FIGURE 6-1. Food system as a dynamic process transforming the state of natural resources and human systems from one period to the next.


Food system as a dynamic process transforming the state of natural resources and human systems from one period to the next.

Another prominent feedback example of widespread concern is the evolution of pesticide and antibiotic resistance by insects, pests, weeds, and plant and animal pathogens, which now incurs multibillion-dollar costs each year. These costs reflect the prevalence of inadequate and ineffective strategies for limiting the strength of the selection pressures for resistance created by chemical controls that initially are efficacious. Given the limited availability of new chemistries for controlling pests and pathogens and the ability of resistant organisms to move and transmit genetic material, this form of feedback and interdependence may greatly affect future management options in food, agriculture, and health systems.

Certain grazing practices also can shift rangeland systems to a less productive regime by reducing vegetation cover, setting in motion a feedback relationship that decreases nutrient and water accumulation (Gordon et al., 2008). Similarly, policy efforts to increase animal welfare by promoting free-range housing for hens have in some cases adversely affected the health of the animals by increasing exposure to pathogens through the soil and cannibalistic pecking (see Chapter 7, Annex 5).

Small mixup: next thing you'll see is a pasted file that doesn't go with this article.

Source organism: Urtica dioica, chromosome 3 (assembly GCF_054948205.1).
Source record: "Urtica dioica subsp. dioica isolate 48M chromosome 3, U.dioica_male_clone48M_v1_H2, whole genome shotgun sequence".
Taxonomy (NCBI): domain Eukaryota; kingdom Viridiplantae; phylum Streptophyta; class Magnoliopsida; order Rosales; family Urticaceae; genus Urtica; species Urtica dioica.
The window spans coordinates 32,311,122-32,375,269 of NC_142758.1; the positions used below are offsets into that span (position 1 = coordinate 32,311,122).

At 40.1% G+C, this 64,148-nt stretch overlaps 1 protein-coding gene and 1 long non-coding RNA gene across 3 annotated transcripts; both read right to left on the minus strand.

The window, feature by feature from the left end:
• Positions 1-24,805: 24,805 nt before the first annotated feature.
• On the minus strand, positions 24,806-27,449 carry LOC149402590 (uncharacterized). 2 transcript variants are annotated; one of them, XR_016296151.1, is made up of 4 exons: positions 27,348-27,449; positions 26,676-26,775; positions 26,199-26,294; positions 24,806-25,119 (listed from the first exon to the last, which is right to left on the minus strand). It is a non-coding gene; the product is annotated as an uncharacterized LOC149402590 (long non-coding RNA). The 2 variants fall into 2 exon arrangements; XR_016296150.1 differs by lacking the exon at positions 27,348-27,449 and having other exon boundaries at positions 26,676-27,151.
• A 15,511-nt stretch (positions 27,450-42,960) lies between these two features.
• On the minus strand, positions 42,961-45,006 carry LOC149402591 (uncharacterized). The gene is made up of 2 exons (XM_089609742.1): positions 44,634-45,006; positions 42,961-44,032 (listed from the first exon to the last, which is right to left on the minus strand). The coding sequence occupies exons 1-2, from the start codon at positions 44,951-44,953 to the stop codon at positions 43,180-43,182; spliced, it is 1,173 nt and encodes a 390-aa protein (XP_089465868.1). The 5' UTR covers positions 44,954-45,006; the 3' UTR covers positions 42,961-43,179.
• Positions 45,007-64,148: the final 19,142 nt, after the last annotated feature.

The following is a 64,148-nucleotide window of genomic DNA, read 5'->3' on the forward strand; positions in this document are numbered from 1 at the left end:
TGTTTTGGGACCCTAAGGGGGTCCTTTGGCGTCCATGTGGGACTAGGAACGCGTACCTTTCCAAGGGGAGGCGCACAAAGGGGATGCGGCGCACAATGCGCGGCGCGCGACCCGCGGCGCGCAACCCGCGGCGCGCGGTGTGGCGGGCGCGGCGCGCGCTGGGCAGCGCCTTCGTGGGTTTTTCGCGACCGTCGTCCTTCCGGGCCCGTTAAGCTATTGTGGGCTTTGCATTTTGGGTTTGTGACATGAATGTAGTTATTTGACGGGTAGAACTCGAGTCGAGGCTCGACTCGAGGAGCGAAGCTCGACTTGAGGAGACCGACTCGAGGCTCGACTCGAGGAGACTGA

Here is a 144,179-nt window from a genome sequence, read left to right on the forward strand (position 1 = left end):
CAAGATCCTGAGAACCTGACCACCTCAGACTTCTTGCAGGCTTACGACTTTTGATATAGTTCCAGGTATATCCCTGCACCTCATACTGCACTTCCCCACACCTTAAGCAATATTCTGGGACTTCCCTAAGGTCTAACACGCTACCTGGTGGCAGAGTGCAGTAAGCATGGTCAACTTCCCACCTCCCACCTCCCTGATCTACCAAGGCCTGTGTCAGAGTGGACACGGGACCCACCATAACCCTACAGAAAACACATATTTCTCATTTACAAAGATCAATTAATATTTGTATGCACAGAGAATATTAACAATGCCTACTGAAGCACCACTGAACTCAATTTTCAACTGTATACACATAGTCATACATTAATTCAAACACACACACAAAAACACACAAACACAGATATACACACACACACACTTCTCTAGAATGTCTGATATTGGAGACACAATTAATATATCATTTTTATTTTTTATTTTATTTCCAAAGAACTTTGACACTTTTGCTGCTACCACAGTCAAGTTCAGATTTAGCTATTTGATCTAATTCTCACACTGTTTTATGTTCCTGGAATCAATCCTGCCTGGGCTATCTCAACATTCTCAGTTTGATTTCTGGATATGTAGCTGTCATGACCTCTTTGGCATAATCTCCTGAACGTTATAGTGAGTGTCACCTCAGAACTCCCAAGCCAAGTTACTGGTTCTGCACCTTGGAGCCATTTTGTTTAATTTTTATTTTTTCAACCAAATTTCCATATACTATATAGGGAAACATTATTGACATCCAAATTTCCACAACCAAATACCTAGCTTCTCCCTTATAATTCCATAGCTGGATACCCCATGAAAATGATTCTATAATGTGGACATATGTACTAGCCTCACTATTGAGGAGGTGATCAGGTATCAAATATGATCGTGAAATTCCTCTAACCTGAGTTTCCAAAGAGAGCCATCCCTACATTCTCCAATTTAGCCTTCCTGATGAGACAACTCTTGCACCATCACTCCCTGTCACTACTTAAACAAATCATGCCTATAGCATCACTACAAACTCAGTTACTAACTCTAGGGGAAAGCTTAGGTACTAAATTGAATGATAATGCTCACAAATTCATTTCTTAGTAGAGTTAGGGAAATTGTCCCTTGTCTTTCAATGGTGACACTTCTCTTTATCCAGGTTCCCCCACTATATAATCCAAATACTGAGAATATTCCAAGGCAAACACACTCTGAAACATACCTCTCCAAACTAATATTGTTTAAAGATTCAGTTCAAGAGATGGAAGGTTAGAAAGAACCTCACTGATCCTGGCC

Complex feedbacks occur also in the socioeconomic aspects of the food system. Market supply and demand relationships shape prices that act as incentives on the behavior of producers and consumers. Many food grains have well-developed futures markets as well as current markets, allowing prices to adjust based on expectations of future supply and demand. At times markets can reveal surprising indirect effects, as when a U.S. biofuel mandate contributed to higher global corn prices that, in turn, shifted more land into agricultural use (Hayes et al., 2009; Searchinger et al., 2008). Indeed, this example highlights the fact that market effects are not limited to price feedbacks that communicate incentives to buyers and sellers. Markets also create repercussions for the availability of goods and services that lack clear property rights. Climate stability, a global ecosystem service, is a clear example where a lack of property rights makes markets fail to regulate greenhouse gas emissions (like those from indirect land use), so policy interventions are needed. The political feedback mechanisms that shape policy design represent another layer of complexity in the food system.